Nominally a story about a female spy for US Naval Intelligence who monitored German activity on the Galapagos island of Floreana during World War II, Amend’s tale is so much more. Frances Conway, aka Frances (Fanny) Frankowski or Franny Frank, is from a poor Polish family in Duluth, Minnesota; her desire to stay in school against her parents’ wishes leads her, and her best friend Rosalie, to run away to Chicago. Eventually Franny lands in San Francisco, and, at the mature age of fifty, when the US is on the brink of entering World War II, becomes a secretary in the Office of Naval Intelligence.
That’s where the real adventure begins. Franny is recruited to work with Ainslie Conway in his spying mission on Floreana. The Galapagos Islands were strategically important: from there, the US could protect the Panama Canal, and the location was perfect for refueling missions. Americans weren’t the only ones interested, however, and Ainslie and Franny’s job is to keep track of the other members of the isolated island community, who might be spies for other governments. Franny has kept secrets for years, so she’s good at this work, living one life with Rosalie and another with Ainslie, though her feelings tear her apart from the inside. She discovers that facing the truth can be dangerous, for her and everyone else.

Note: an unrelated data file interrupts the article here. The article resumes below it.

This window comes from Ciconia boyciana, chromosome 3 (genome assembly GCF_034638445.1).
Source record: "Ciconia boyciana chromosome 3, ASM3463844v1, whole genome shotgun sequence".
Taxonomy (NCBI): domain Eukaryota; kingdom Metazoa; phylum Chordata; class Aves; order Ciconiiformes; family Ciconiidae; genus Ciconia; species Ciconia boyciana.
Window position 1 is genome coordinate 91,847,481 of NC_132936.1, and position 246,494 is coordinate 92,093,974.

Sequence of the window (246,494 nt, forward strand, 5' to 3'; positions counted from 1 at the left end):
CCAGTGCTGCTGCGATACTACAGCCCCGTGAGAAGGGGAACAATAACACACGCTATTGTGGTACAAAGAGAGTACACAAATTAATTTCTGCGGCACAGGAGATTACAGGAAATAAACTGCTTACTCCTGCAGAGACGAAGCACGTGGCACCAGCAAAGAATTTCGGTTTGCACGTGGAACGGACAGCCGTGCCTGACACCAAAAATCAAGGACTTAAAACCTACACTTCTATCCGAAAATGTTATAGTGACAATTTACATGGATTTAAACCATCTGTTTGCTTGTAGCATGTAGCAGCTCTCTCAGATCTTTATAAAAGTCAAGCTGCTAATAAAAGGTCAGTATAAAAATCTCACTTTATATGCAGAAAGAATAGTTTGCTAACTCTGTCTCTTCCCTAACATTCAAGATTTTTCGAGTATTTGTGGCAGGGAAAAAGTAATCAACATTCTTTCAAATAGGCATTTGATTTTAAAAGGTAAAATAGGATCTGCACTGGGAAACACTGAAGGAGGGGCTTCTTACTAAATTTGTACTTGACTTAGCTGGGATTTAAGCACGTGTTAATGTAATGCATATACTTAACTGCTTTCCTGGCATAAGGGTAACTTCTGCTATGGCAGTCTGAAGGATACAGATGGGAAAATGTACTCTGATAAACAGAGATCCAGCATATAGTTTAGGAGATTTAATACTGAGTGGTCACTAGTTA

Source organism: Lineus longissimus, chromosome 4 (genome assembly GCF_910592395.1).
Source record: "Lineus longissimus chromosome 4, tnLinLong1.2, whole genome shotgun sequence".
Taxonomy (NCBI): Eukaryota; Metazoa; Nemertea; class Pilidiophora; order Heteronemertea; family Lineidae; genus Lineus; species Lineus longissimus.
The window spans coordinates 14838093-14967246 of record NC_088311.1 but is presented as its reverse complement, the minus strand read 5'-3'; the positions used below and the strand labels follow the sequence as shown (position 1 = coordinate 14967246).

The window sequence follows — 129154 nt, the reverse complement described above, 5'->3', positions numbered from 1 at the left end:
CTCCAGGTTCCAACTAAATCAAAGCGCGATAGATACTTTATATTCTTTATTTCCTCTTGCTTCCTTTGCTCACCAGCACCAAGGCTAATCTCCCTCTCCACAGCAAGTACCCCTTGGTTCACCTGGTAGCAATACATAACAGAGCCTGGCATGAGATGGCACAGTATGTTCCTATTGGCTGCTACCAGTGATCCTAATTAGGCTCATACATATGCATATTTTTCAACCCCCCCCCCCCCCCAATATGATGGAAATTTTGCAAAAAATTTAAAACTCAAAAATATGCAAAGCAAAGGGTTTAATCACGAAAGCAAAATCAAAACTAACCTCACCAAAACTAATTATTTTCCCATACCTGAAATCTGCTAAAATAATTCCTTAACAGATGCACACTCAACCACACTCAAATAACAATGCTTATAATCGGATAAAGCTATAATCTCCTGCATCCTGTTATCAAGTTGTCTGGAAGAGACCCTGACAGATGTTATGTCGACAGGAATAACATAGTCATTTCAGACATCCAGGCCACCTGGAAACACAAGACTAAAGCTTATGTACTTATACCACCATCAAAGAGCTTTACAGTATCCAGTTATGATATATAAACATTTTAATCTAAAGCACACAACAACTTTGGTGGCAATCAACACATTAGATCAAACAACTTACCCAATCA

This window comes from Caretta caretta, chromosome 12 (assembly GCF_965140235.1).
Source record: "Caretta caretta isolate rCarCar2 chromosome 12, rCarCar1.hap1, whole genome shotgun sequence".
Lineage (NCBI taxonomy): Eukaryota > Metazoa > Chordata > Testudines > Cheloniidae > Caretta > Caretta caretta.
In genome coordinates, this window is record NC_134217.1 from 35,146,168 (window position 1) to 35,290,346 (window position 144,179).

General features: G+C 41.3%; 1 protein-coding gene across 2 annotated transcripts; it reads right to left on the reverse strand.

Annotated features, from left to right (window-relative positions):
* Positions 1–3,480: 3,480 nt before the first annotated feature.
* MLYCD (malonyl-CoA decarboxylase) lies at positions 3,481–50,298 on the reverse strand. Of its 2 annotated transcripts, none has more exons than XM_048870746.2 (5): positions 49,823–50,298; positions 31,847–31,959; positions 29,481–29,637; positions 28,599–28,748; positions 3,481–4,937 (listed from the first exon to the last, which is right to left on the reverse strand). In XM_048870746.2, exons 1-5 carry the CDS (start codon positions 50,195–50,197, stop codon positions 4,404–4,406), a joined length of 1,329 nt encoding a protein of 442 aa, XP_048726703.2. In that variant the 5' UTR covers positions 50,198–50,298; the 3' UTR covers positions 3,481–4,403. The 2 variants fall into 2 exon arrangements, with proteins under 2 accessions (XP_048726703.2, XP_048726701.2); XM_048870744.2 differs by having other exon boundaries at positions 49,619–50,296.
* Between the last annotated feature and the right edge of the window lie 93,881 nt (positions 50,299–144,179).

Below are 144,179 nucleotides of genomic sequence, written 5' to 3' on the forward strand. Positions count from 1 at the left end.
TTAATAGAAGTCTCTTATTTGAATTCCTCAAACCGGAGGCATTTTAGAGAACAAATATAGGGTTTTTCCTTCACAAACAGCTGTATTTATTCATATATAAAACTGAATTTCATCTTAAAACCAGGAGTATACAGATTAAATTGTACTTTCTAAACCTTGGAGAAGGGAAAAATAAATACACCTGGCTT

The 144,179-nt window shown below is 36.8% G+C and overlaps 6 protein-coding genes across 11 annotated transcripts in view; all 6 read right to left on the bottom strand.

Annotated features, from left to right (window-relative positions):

Amend does a terrific job of creating relationships fraught with deception, that reflect changing attitudes toward women, Jews, and sexuality over the course of the 20th century. Her descriptions of life on Floreana resonate with back-breaking hard work and simple beauty, while even minor characters are fully formed. The real Frances Conway’s memoirs leave many gaps, and Amend’s work creates a believable, multi-faceted, and intriguing back story that readers will relish.